Employee growth and development training is an all-inclusive deal. Not in the all-you-can-eat sense, but in the all-hands-on-deck sense. For it to be truly successful, everyone has to be supportive of its efforts, from the C suite to entry-level employees. And it makes sense when you think about it, as it’s a win-win: when employees gain skills and grow within their company, business is more productive and lucrative.
What Is Employee Growth and Development Training?
Employee growth and development training is a long-ish phrase, so let’s call it EGDT. Many of the programs related to employee growth are actually part of the learning and development universe. However, EGDT also includes concepts that are specific to growth, such as:
- Advancement – making sure employees benefit from internal mobility
- Morale – using motivational tools such as work-life balance programs, feedback, and rewards
Perhaps a useful way of understanding EGDT is that it is like a sphere, with development as the core.
Why Employee Growth and Development Training Is Different
Just as EGDT is more than just development, so the effort behind it requires more participation from management and employees than usual. During a typical L&D program, managers get involved in:
- Defining the skills and experiences that an employee could benefit from
- Facilitating the program through scheduling, finding temporary replacements, etc.
- Taking part in the measurement process
But with EGDT, another layer of responsibility is added. Take morale, for example. One component of morale is the presence of DEI initiatives. In fact, DEI is a factor that inspires Millennials to remain at their current job more than twice the time compared to those at workplaces with poor diversity.
However, not every employee – those from majority communities, for example – directly benefits from DEI. So why do they stay longer? It’s because diversity creates a positive environment for everyone.
This point illustrates that managers need to go beyond taking part in only the nuts and bolts of development. Instead, they must work towards creating a certain environment where growth is encouraged.
Preparing the Organization for Employee Growth and Development Training
Effective EGDT means that everyone needs to work a bit harder (which Jeff Bezos doesn’t see as a real problem). Here are a few of the areas where HR must be active in getting ready:
The C-suite will need to provide both funding and permission for EGDT. Warning: some aspects of the program, like advancement, might be a hard sell. But you can remind the bosses of what happens due to a lack of growth initiatives, like the fact that 65% of employed job seekers are looking for better opportunities.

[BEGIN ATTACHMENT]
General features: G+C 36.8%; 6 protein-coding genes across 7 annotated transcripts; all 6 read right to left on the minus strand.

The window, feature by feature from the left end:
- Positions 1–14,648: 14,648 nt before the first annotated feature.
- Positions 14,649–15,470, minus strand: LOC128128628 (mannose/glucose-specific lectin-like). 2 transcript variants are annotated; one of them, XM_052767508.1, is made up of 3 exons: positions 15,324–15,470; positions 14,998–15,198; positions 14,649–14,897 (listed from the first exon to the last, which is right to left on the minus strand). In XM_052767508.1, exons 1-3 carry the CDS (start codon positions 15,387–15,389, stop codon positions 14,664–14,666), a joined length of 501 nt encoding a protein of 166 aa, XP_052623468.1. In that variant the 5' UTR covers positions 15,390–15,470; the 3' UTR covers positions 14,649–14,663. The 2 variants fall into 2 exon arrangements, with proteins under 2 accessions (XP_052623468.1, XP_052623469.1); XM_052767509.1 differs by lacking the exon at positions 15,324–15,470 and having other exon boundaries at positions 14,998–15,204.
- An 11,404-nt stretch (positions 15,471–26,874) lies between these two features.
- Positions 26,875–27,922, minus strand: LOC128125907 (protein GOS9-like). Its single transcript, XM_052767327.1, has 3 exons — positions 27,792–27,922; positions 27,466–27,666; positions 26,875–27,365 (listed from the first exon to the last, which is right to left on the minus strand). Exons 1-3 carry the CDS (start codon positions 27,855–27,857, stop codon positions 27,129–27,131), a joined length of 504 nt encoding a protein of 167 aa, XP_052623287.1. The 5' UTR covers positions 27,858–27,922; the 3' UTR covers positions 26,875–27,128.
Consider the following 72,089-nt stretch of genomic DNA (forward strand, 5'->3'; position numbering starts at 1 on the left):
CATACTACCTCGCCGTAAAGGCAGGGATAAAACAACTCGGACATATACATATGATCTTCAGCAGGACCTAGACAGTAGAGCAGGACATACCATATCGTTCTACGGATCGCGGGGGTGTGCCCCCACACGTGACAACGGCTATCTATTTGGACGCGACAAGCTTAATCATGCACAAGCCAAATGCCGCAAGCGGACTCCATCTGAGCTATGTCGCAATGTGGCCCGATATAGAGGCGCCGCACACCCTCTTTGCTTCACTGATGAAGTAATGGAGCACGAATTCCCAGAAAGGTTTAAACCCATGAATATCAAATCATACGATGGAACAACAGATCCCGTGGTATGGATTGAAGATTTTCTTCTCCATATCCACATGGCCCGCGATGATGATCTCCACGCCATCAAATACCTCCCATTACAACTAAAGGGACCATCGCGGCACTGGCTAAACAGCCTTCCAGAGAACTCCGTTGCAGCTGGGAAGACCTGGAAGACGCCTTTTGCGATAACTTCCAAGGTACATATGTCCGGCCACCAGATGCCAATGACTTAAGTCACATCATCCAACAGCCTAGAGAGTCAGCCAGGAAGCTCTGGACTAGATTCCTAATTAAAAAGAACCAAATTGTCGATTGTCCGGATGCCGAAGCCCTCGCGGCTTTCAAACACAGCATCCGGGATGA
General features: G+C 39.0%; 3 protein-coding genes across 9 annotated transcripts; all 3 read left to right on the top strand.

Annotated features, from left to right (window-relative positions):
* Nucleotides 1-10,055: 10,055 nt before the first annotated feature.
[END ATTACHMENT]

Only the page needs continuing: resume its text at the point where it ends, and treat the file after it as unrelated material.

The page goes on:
Managers are more likely to be enthusiastic about EGDT if they get a memo saying the bosses are on board. But managers might be even more helpful if they also receive some form of recognition, or maybe take part in the EGDT themselves.
As the focus of EGDT, employees should definitely have a say in where they want the growth program to take them. In addition, their part of the bargain should be made clear. However, if you have done your homework in getting ready for the initiative, this information should already be part of the employee’s individual career plan.
Measurement is critical to EGDT, just as any business practice. Make sure to have your goals, targets, and assessment tools ready before the program begins.
Relation to Performance Management
This all translates into a serious commitment of time and resources, and hopefully, real progress. And it could lead to great results on a Job Descriptive Index to measure job satisfaction. But it’s a good idea to also include growth-related figures in your organization’s performance management process. In this way, employee participation and success after EGDT will become part of the official record.
What to Look Out For
The big picture of EGDT should be laid out in the employee growth strategy. Still, paying attention to certain classic sticking points should also be on your to-do list, such as:
Organizational Barriers. HR will need to frequently check that managers are making time for their part in EGDT and that L&D practitioners are working to standard. On a larger scale, programs should be adjusted according to changing business strategies – remember that only 40% of companies coordinate learning strategy with business goals.
Generational Differences. Younger people want new ways of learning compared to Baby Boomers and Gen X employees. But there are various methods of creating L&D programs that fit the bill for everyone.
Financial Challenges. During a time of economic uncertainty, it might be tempting for the head office to cut growth programs. It’s difficult to say this, but they are often right because most L&D practices don’t produce results. HR needs to pre-empt such moves by investing in technologies that turn failure stats around. As an example, some L&D platforms get a thumbs-up from 90% of direct managers.
Recruit GrowthSpace as Your Growth and Development Secret
Let’s see, you’ve got executives, managers, and employees onboard. What’s missing? Oh right, an effective L&D technology to put it all together.
GrowthSpace is the world’s leading platform to enable seamless, efficient, and productive learning and development at scale. With GrowthSpace, HR professionals can coordinate vital aspects of a growth strategy, including matching development experts to employees and enabling a consistent, intuitive assessment method across all programs. If you want workers to grow, put GrowthSpace to work.